And the magic is kept to a minimum. To be sure, Azalin uses it a lot, but it's never sprung on you as a grand changing of the rules. Most of his magic is used as a simple tool, and each new skill is a logical extension of a previously introduced one. And there's no dragons! Even Azalin's own steed, the shadow dragon Ebb (as mentioned in other Ravenloft products) isn't mentioned here because there's no point - this is a story about a man's fall from grace, not about bigger and badder nasties. Even though he ends up as a magically-spawned nightmare, he's still close enough to human to identify with.
Of course, Azalin's not the only character. Along the long road of sorrow Azalin walked are his younger brother Irik, who perished in one of young Firan/Azalin's attempts at magic; Azalin's unwilling wife; Azalin's son (also named Irik) who's as kind and loving as his father is evil and violent; Strahd von Zarovich, darklord of Barovia and Azalin's hated enemy; Oldar, a young man with the misfortune of acting and looking a lot like Azalin's long-dead son; and the Dark Powers, his jailers in the demiplane who torment and tempt him throughout the later portion of the book. It's a simply wonderful cast of characters, but they pale next to Azalin himself. Maybe I'm just saying that because I find that many of his crimes are acts I might commit in a moment of weakness. I can't stress how much this book succeeds at making him human.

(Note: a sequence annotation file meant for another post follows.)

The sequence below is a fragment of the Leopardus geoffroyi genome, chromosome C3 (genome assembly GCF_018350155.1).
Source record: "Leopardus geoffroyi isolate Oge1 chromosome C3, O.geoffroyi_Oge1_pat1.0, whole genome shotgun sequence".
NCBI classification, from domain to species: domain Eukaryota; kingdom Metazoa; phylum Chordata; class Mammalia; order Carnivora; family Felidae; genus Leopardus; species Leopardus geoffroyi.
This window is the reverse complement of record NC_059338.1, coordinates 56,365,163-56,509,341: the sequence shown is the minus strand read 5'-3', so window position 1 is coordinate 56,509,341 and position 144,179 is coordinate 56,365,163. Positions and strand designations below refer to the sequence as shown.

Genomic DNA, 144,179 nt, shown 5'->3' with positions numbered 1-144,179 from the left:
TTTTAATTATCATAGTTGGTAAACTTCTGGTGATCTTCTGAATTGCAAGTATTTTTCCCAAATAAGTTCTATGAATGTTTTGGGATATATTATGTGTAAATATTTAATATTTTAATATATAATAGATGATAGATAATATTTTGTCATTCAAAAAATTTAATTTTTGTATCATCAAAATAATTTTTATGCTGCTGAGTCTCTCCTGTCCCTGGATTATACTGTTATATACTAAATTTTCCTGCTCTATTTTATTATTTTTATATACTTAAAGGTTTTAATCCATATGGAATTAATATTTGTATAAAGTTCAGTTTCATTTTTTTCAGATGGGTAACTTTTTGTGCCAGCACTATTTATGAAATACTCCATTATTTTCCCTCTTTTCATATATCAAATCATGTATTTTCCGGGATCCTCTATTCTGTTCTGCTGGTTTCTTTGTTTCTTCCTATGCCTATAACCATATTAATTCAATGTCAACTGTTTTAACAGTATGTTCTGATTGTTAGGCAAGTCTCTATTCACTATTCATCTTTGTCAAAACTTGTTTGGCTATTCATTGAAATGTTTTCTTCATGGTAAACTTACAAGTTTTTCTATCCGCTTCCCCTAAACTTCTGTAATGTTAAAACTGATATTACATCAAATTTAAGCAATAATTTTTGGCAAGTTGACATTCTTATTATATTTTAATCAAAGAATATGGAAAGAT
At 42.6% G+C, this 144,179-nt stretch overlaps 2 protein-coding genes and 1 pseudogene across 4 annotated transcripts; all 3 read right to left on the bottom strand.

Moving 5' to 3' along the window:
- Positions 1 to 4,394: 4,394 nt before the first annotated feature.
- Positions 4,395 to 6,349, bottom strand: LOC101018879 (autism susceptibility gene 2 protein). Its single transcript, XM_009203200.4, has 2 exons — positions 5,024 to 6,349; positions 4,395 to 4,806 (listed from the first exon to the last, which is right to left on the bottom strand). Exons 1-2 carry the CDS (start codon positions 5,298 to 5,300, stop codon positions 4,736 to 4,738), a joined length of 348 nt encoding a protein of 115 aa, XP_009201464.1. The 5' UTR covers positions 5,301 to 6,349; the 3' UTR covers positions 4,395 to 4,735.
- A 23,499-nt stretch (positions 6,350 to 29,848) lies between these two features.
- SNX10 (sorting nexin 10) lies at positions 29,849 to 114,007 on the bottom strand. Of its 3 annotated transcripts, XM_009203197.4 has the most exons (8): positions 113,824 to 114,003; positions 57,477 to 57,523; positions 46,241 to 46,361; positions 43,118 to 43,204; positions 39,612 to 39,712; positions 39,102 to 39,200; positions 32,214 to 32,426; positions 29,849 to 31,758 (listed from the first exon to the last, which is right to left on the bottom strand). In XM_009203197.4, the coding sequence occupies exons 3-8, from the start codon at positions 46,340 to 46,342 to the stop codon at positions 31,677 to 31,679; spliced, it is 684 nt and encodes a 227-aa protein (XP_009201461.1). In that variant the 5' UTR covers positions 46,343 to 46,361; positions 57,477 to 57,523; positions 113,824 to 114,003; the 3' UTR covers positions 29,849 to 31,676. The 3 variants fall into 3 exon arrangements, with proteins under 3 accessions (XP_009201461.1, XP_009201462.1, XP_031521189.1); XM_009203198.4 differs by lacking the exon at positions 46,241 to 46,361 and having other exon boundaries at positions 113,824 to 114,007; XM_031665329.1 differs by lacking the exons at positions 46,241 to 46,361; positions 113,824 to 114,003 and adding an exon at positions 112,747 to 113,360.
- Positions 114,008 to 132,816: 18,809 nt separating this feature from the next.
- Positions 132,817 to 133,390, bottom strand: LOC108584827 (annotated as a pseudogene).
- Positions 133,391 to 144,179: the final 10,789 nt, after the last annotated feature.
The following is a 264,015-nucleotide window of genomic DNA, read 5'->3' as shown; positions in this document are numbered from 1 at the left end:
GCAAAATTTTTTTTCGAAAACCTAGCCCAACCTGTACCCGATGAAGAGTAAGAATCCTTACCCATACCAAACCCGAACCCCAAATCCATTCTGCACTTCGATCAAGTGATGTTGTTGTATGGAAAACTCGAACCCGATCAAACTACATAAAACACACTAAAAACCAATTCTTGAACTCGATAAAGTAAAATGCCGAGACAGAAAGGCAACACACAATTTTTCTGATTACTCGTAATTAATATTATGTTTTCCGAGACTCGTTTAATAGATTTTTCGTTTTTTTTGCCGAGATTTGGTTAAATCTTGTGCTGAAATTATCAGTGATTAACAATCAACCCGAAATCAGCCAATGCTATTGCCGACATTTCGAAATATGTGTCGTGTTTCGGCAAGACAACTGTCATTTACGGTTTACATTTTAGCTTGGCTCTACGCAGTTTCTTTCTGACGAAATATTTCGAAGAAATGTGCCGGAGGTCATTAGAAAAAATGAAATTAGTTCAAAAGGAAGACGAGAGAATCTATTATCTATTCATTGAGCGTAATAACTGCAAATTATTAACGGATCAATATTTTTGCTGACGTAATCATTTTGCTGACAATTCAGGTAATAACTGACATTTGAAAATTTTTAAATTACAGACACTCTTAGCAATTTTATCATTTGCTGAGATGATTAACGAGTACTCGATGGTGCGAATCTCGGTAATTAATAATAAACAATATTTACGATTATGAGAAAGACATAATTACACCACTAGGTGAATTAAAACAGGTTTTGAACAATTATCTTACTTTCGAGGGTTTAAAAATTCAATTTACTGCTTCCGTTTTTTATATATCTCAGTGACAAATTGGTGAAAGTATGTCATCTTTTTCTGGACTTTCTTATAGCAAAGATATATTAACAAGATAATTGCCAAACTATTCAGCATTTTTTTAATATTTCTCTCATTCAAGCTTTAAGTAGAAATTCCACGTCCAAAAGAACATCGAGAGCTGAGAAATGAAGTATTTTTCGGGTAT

And of course, there's horror. When Azalin kills one of his blood relatives (I won't say which) at the executioner's block, it's horrific and bloody. But it's not buckets of blood like a two-bit slasher flick - it's proper horror, saved to punctuate the major moments.
A great book. And if you want another opinion, head on over to The Review Page for King of the Dead at Kargatane.com. Be warned, many of them are Azalin fans and all of them are Ravenloft fans.